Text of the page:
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Zomato and Blinkit reach agreement for merger – TechCrunch

Food delivery firm Zomato and instant delivery service Blinkit have reached an agreement for a merger, a source familiar with the matter told TechCrunch. The all-stock deal values Blinkit between $700 million and $750 million, the source said, requesting anonymity as the matter is private.

The merger — or technically, an acquisition — comes at a time when Blinkit has been struggling to raise funds from new or most of its existing investors for several quarters. The SoftBank-backed startup, which was formerly called Grofers, pivoted to instant grocery delivery last year.

Earlier this year, Blinkit shut many of its dark stores and scaled down the business in many cities as it pledged to focus more aggressively on 10-minute grocery deliveries and said if its orders can’t reach the customers in 10 minutes, it will not serve in those cities.

The startup, which had raised about $700 million and was last valued at over $1 billion, was struggling to compete with younger and heavily-backed firms Swiggy, which also counts SoftBank among its investors, and YC Continuity-backed Zepto.

Swiggy, which is India’s most valuable food delivery startup and is looking to go public next year, said earlier this year that it will invest $700 million in its instant delivery service, called Instamart. In January, its instant delivery service was on track to reach an annual GMV run rate of $1 billion in the next three quarters, the firm said.

Zomato, which is already an investor in Blinkit, had conversations with the younger startup for a full acquisition last year, TechCrunch reported earlier.

From our earlier coverage:

The leadership teams at Grofers and Zomato have long been close friends and began exploring this investment earlier this year. Both the firms are also open to the idea of Zomato acquiring a majority stake in Grofers in the coming quarters, though a decision hasn’t been reached and won’t be fully explored until Zomato becomes a publicly traded company, the source told TechCrunch.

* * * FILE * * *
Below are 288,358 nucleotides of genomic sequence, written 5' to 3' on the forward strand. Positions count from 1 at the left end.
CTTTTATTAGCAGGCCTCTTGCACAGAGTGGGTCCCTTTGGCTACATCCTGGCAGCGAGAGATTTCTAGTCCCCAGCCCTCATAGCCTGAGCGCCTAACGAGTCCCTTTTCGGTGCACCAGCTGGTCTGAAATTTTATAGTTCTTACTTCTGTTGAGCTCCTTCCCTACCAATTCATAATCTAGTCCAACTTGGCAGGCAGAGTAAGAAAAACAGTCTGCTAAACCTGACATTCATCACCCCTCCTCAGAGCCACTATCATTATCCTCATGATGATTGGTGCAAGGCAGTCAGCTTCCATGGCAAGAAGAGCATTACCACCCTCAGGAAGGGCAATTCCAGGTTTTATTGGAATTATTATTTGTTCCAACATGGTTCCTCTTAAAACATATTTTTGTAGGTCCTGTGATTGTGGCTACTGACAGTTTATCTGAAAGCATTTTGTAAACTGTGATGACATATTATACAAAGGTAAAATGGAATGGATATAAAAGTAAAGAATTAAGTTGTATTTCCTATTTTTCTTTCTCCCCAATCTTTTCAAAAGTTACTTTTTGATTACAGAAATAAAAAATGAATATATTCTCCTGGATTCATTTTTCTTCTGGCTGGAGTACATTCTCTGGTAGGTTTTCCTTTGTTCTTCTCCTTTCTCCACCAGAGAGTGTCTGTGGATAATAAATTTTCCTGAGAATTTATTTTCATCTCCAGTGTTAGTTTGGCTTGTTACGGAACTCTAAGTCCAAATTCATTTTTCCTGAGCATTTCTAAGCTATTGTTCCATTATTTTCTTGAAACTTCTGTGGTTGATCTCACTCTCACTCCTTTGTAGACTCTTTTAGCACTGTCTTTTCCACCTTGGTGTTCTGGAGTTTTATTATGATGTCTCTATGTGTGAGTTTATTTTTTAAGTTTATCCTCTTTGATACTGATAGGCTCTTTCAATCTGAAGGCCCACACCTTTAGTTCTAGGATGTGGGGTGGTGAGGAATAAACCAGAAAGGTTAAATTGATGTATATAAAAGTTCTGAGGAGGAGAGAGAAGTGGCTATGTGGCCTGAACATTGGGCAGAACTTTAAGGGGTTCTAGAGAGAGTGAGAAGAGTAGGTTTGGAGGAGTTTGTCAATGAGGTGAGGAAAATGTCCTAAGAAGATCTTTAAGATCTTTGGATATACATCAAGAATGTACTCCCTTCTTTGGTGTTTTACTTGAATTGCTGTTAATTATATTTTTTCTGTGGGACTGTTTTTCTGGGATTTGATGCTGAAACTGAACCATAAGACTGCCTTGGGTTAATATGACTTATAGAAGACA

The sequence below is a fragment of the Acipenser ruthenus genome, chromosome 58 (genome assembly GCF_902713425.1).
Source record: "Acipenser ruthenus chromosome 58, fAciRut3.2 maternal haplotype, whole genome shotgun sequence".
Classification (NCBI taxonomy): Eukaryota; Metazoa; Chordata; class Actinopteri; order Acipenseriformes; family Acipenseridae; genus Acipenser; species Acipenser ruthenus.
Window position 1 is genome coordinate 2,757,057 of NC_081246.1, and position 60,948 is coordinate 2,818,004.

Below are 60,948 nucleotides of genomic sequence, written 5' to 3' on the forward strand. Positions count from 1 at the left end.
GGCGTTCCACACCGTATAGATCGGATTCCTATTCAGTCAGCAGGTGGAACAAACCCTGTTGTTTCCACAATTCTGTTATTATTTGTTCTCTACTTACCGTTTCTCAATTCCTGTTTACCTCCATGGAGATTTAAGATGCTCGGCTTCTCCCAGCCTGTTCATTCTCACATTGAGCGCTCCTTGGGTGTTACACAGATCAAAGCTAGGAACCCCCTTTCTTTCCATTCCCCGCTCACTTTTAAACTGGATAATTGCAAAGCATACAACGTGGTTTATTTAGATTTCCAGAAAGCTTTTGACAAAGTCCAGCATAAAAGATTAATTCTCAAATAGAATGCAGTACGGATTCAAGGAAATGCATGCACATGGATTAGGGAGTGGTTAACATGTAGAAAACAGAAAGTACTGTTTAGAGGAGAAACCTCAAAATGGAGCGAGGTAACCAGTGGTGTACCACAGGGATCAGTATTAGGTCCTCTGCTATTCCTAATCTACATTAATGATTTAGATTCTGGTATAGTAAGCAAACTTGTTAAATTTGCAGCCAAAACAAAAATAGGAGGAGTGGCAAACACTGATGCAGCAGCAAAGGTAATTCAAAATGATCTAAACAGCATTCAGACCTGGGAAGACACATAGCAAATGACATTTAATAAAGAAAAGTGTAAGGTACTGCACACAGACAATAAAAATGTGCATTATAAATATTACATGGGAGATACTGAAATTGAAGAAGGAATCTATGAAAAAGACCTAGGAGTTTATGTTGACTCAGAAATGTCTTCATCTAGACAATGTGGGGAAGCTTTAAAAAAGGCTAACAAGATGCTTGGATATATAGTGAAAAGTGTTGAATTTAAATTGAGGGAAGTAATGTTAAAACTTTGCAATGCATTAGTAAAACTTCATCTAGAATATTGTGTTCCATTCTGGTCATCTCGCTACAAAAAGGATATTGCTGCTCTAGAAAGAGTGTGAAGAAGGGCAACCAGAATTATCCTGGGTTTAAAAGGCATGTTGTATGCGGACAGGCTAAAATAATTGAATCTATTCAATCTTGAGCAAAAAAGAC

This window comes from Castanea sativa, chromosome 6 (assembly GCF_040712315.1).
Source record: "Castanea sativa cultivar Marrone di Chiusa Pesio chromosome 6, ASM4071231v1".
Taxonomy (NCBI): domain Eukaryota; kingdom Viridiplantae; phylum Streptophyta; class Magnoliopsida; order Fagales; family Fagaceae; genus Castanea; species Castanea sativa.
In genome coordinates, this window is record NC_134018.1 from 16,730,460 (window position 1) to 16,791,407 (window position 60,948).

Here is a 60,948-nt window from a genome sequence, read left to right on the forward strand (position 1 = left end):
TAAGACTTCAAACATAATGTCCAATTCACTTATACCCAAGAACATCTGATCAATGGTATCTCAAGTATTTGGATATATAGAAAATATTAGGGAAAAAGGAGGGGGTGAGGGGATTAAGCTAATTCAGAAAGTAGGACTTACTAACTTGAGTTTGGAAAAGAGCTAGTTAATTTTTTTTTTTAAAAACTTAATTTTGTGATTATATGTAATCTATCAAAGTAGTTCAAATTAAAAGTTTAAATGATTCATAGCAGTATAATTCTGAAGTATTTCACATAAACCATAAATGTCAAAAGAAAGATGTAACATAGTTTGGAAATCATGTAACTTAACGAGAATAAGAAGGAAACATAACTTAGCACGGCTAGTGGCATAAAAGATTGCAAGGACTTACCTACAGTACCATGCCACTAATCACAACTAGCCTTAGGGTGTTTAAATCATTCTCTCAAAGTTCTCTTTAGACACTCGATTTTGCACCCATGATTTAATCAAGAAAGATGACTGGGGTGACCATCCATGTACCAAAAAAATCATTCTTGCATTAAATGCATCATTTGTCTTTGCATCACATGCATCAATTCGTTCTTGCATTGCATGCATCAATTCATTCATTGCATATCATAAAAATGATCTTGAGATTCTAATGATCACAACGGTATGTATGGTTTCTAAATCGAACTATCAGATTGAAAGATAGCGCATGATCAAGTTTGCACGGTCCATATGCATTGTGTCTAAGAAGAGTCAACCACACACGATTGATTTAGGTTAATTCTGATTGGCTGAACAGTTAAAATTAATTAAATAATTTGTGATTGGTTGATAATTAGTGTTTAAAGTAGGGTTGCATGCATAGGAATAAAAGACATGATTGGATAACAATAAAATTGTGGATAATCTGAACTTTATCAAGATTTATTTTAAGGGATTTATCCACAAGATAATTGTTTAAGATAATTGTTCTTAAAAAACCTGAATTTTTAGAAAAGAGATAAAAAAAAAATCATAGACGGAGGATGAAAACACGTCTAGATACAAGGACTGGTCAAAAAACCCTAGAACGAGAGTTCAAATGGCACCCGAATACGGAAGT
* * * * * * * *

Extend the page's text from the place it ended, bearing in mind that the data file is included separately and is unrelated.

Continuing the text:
Zomato, which acquired Uber’s Indian food delivery business early last year, has told some of its major investors that it envisions a future where the Gurgaon-based firm has expanded much beyond the food delivery category, the source said, requesting anonymity as the talks are private.

The two firms will need to get the approval from the Indian antitrust watchdog Competition Commission of India for the deal.

In Blinkit, Zomato will find a partner that can finally give it a play in the instant grocery delivery space — or grocery altogether, two areas Zomato has previously attempted to sink its teeth in but failed each time.

A look at India’s quick-commerce market. (Bernstein)

“India is leading other global markets in terms of quick commerce adoption. Quick commerce penetration as a percentage of online grocery is ~13% vs China (~7%), Europe (~3%). Average delivery time in India (~25 mins) comparable with global standards China (~30 mins) & Europe (~20 mins),” analysts at Bernstein said in a report last month.

“Addressable opportunity (TAM) of ~$ 45 Bn indicates a large headroom for growth. This is estimated based on a Grocery market of $ 620 Bn in India. Serviceable market is metros/Tier1 cities (~17%). Mid to high income households (~60%) are more receptive to Quick commerce with most the orders being top-ups (~70%),” they added.


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